skip to main content

Title: NuSTAR OBSERVATIONS OF GRB 130427A ESTABLISH A SINGLE COMPONENT SYNCHROTRON AFTERGLOW ORIGIN FOR THE LATE OPTICAL TO MULTI-GEV EMISSION

GRB 130427A occurred in a relatively nearby galaxy; its prompt emission had the largest GRB fluence ever recorded. The afterglow of GRB 130427A was bright enough for the Nuclear Spectroscopic Telescope ARray (NuSTAR) to observe it in the 3-79 keV energy range long after its prompt emission (∼1.5 and 5 days). This range, where afterglow observations were previously not possible, bridges an important spectral gap. Combined with Swift, Fermi, and ground-based optical data, NuSTAR observations unambiguously establish a single afterglow spectral component from optical to multi-GeV energies a day after the event, which is almost certainly synchrotron radiation. Such an origin of the late-time Fermi/Large Area Telescope >10 GeV photons requires revisions in our understanding of collisionless relativistic shock physics.
Authors:
 [1] ;  [2] ; ; ; ;  [3] ; ;  [4] ;  [5] ;  [6] ;  [7] ; ;  [8] ;  [9] ;  [10] ;  [11] ; ;  [12] ;  [13] ;  [14]
  1. Astrophysics Office/ZP12, NASA Marshall Space Flight Center, Huntsville, AL 35812 (United States)
  2. Department of Natural Sciences, The Open University of Israel, 1 University Road, P.O. Box 808, Ra'anana 43537 (Israel)
  3. NASA Goddard Space Flight Center, Greenbelt, MD 20771 (United States)
  4. Cahill Center for Astronomy and Astrophysics, California Institute of Technology, 1200 E. California Blvd., Pasadena, CA 91125 (United States)
  5. W. Hansen Experimental Physics Laboratory, Kavli Institute for Particle Astrophysics and Cosmology, Department of Physics and SLAC National Accelerator Laboratory, Stanford University, Stanford, CA 94305 (United States)
  6. Mullard Space Science Laboratory, University College London, Holmbury St. Mary, Dorking, Surrey RH5 6NT (United Kingdom)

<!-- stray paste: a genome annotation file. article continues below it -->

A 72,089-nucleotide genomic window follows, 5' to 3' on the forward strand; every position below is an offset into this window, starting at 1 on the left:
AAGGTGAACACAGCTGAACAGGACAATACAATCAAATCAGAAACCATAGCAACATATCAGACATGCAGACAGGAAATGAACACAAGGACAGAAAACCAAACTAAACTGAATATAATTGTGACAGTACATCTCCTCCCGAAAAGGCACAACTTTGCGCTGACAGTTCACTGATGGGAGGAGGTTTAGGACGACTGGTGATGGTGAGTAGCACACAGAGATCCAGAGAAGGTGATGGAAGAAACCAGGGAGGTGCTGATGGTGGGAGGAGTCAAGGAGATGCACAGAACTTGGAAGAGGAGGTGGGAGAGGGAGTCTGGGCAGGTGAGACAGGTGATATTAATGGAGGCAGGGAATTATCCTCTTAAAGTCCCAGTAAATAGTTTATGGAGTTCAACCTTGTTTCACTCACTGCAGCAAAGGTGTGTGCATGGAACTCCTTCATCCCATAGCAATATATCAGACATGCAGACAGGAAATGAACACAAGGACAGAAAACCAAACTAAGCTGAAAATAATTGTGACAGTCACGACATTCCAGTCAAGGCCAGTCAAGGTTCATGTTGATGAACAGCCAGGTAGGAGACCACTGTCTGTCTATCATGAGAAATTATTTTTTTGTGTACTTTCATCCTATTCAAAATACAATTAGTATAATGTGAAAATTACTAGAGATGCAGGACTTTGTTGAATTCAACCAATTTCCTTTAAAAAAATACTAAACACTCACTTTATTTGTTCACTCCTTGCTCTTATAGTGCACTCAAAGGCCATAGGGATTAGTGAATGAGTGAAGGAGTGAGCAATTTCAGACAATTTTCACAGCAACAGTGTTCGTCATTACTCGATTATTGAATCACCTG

7. CCS-2, Los Alamos National Laboratory, Los Alamos, NM 87545 (United States)
  8. Space Sciences Laboratory, University of California, Berkeley, CA 94720 (United States)
  9. DTU Space-National Space Institute, Technical University of Denmark, Elektrovej 327, 2800 Lyngby (Denmark)
  10. Code 7653, National Research Laboratory, Washington, DC 20375-5352 (United States)
  11. Columbia Astrophysics Laboratory, Columbia University, New York, NY 10027 (United States)
  12. INAF-Osservatorio Astronomico di Brera, via E. Bianchi 46, I-23807 Merate (Italy)
  13. Astrophysics Research Institute, Liverpool John Moores University, 146 Brownlow Hill, Liverpool Science Park, Liverpool L3 5RF (United Kingdom)
  14. Jet Propulsion Laboratory, California Institute of Technology, Pasadena, CA 91109 (United States)
Publication Date:
OSTI Identifier:
22364101
Resource Type:
Journal Article
Resource Relation:
Journal Name: Astrophysical Journal Letters; Journal Volume: 779; Journal Issue: 1; Other Information: Country of input: International Atomic Energy Agency (IAEA)
Country of Publication:
United States
Language:
English
Subject:
79 ASTROPHYSICS, COSMOLOGY AND ASTRONOMY; ACCELERATION; AFTERGLOW; ASTROPHYSICS; COSMIC GAMMA BURSTS; COSMIC PHOTONS; GALAXIES; GEV RANGE; MAGNETIC FIELDS; RELATIVISTIC RANGE; SHOCK WAVES; SYNCHROTRON RADIATION; TELESCOPES